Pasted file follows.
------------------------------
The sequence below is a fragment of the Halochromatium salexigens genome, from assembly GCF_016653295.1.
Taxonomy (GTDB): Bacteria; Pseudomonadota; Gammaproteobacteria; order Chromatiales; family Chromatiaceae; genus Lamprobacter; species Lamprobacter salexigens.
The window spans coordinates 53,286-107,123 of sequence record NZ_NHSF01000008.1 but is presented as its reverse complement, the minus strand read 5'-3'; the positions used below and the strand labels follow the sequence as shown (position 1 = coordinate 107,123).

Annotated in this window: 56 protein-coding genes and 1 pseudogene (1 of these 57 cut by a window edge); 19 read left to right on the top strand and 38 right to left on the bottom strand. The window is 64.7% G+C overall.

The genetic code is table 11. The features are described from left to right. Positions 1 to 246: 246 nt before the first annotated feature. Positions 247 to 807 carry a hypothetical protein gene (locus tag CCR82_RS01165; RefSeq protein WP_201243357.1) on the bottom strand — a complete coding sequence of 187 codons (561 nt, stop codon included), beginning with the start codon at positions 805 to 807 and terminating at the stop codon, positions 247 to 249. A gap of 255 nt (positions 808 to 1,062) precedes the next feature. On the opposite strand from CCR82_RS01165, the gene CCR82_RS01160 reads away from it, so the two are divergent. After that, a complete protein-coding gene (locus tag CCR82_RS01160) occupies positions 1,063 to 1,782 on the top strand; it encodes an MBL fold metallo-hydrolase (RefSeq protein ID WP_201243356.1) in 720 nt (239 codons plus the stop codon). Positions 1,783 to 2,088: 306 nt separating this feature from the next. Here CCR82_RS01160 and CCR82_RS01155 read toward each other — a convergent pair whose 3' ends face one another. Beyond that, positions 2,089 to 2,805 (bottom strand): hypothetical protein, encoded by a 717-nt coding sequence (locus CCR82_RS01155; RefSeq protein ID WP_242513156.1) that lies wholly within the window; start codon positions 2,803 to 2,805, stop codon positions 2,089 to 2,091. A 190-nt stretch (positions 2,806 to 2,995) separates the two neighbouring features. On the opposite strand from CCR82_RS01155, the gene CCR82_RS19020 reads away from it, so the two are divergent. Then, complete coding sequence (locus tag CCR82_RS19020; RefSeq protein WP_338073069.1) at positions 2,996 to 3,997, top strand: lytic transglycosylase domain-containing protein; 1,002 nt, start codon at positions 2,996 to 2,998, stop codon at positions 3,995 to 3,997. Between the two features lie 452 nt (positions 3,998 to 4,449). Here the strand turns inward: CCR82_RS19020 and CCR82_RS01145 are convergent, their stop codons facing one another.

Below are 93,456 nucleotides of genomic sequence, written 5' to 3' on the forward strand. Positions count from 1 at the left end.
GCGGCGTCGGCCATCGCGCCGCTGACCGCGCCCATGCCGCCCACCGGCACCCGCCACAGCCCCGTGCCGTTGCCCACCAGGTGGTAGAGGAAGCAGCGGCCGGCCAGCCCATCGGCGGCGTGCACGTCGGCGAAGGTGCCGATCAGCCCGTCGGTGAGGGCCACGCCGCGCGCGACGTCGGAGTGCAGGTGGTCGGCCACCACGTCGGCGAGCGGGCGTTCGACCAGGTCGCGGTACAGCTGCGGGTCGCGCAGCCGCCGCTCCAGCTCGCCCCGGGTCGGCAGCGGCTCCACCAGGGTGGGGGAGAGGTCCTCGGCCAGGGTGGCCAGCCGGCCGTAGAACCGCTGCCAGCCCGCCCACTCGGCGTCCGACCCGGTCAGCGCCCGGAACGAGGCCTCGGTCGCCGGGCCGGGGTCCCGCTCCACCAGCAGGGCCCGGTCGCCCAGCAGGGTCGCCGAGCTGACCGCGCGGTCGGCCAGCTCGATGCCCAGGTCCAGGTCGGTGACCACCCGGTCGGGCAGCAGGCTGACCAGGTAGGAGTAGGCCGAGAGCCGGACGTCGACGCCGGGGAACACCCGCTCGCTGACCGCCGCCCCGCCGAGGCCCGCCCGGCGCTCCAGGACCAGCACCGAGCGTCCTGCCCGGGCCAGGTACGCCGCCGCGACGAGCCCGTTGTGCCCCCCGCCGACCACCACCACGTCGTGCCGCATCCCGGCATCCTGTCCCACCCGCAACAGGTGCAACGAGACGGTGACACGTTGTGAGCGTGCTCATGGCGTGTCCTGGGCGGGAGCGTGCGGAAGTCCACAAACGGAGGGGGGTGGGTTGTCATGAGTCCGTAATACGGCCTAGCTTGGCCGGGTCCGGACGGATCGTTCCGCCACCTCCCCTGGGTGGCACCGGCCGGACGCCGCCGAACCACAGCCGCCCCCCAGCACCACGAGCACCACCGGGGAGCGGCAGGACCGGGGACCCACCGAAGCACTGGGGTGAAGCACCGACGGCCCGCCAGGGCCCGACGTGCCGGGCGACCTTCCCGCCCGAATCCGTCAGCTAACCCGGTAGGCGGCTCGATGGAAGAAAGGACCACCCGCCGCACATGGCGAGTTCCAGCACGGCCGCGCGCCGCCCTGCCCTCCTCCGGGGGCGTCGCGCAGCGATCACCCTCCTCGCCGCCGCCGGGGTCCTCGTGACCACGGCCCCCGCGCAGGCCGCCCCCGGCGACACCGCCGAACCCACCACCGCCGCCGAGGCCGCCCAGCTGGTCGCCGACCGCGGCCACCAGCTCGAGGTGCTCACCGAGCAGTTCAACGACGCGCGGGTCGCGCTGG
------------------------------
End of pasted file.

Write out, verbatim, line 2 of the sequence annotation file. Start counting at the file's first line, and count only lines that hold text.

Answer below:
Taxonomy (GTDB): Bacteria; Pseudomonadota; Gammaproteobacteria; order Chromatiales; family Chromatiaceae; genus Lamprobacter; species Lamprobacter salexigens.